Consumer insurance law
Insurance Law is an unreformed area of law adversely affecting consumers. Current law dates back to the Marine Insurance Act of 1906 and has not kept pace and modernised in line with the evolution of the consumer movement.
Consumer Insurance Law is based on the same principles of absolute faith found in the 1906 Marine Insurance Act, where a consumer has to make known all possible information the insurer might want in assessing a potential claim. These contracts are often long term and in the case of health insurance, requirements are particularly onerous for consumers.
The Law Commission has drafted a Bill called The Consumer Insurance (Disclosure and Representation) Bill. This deals with the pre-contractual period only. It abandons the principle of absolute faith and requires the Insurer to ask all pertinent questions. TSI believes this is a much fairer and more transparent approach to consumer insurance.
TSI believes that this Bill should become law. It will greatly improve consumer protection is this area and place consumer insurance law on a modern appropriate footing. Consumer Focus and Which support TSI in this cause. We see bringing more clarity to the law in this area a significant benefit for consumers.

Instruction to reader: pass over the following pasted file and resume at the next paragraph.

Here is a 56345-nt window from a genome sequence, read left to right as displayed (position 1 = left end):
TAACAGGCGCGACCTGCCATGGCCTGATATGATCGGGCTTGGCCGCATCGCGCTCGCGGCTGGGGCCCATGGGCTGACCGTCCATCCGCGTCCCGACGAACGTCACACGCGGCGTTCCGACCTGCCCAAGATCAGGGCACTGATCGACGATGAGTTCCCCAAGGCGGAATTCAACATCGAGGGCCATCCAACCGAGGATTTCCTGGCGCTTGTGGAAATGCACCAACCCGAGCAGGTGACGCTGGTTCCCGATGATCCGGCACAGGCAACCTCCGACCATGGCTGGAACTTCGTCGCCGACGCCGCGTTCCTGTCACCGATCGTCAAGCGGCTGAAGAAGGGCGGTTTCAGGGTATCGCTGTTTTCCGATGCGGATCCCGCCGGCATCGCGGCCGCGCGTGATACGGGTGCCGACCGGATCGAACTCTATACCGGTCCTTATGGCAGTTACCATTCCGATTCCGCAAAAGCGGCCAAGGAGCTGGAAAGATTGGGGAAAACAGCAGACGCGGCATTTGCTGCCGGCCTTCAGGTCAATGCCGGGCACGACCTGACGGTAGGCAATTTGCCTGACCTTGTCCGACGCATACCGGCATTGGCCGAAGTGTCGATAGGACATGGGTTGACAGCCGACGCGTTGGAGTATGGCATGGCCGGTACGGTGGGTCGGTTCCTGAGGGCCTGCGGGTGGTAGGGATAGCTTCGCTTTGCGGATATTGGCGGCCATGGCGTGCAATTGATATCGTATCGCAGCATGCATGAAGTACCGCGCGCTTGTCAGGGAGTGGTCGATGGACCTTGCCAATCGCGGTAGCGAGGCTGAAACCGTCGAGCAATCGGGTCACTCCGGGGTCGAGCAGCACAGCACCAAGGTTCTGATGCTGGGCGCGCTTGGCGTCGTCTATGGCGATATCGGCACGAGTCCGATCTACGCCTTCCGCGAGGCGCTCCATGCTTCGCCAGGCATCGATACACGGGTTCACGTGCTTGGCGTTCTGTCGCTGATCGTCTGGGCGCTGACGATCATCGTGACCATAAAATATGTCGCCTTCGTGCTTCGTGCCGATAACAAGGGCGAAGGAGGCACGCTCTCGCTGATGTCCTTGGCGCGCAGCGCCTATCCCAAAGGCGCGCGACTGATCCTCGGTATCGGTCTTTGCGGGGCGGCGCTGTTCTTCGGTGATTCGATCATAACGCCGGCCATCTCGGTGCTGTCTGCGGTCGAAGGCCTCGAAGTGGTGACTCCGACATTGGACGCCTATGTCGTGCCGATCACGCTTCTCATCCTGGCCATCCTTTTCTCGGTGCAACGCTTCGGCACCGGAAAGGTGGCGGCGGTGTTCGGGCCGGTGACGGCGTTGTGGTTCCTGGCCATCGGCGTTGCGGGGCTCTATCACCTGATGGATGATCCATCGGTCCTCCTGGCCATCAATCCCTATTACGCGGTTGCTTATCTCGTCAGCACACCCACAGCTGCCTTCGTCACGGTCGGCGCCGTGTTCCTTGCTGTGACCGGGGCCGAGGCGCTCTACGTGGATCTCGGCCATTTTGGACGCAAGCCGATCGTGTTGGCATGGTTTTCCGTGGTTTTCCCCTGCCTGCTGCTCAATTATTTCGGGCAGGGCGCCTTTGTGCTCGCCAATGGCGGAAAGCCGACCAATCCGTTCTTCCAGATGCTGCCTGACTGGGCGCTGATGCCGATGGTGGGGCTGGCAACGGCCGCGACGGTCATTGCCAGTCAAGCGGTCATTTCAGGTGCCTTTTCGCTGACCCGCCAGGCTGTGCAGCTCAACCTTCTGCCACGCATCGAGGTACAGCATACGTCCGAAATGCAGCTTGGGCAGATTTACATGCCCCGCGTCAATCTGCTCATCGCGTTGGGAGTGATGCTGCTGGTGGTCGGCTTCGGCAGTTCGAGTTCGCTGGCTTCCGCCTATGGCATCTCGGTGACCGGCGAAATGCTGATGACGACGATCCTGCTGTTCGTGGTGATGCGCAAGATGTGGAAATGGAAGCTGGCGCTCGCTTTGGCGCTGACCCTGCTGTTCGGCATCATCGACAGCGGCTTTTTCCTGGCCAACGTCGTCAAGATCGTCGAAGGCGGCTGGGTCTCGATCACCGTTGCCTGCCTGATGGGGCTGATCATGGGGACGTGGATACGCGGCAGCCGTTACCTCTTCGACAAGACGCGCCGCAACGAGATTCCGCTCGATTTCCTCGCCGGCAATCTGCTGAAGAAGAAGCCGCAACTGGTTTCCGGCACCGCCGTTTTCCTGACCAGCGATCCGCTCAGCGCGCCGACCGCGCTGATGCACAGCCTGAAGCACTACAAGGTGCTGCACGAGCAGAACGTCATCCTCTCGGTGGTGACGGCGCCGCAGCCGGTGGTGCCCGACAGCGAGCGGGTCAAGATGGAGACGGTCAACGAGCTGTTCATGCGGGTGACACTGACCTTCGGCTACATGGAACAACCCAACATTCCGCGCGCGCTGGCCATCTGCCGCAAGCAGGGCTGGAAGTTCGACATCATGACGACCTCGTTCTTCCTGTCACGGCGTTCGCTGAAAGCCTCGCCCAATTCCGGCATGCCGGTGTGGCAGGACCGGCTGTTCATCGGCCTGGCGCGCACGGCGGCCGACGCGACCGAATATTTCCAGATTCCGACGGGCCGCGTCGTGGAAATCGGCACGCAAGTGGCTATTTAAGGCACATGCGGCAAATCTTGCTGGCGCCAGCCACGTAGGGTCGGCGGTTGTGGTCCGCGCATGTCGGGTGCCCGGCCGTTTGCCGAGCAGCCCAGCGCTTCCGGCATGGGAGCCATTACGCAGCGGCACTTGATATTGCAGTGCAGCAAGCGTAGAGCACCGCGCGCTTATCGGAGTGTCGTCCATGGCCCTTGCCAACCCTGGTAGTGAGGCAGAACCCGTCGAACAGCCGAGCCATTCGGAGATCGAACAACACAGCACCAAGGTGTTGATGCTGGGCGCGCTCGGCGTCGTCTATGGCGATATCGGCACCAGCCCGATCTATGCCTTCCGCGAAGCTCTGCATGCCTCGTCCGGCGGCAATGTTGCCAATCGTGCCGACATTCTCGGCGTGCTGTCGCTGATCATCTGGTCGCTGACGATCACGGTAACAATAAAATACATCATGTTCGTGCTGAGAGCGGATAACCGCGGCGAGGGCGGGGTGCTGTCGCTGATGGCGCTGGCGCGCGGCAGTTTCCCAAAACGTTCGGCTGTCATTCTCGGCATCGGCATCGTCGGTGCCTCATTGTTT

One of the cases cited by the Law Commission involved an insurance company that rejected a claim for a stolen car because the policyholder had not informed the company of a speeding conviction.
Overlapping layers of law, Financial Ombudsman ‘best practice’ guidelines, and voluntary codes of practice established by the Association of British Insurers has resulted in a confusing and convoluted arena in which consumers find themselves. In the event that a consumer needs to make a claim, less reputable insurance companies can avoid paying reasonable claims by following the strict letter of the law.
Current law allows Insurance Companies to void any claim where the consumer has withheld information, even though that information may not have been asked for, whether or not apparent that it was relevant. This applies regardless of the consumer acting honestly and innocently so they are treated the same as someone fraudulently withholding information. The Financial Ombudsman Service has said that the strict legal position of most insurance contracts is manifestly unfair to consumers.
Life and health insurance policies are not the only ones affected, problems occur with travel, house and motor claims.
There are industry codes of practice that ensure a fairer outcome for the consumer, be these remain voluntary and only cover certain types of policy.
Our Aim: To pursue implementation of the Law Commissions’ proposals to reform consumer insurance law.
To achieve amendment to the law either through House of Lords specialist legislative procedure for Law Commission Bills or inclusion in the legislative programme for the 5th Parliamentary Session.
What we are doing
Continuing to press the case for reform with the political parties including possibilities for implementing the draft Bill through adjournment debate or Private Member’s Bill.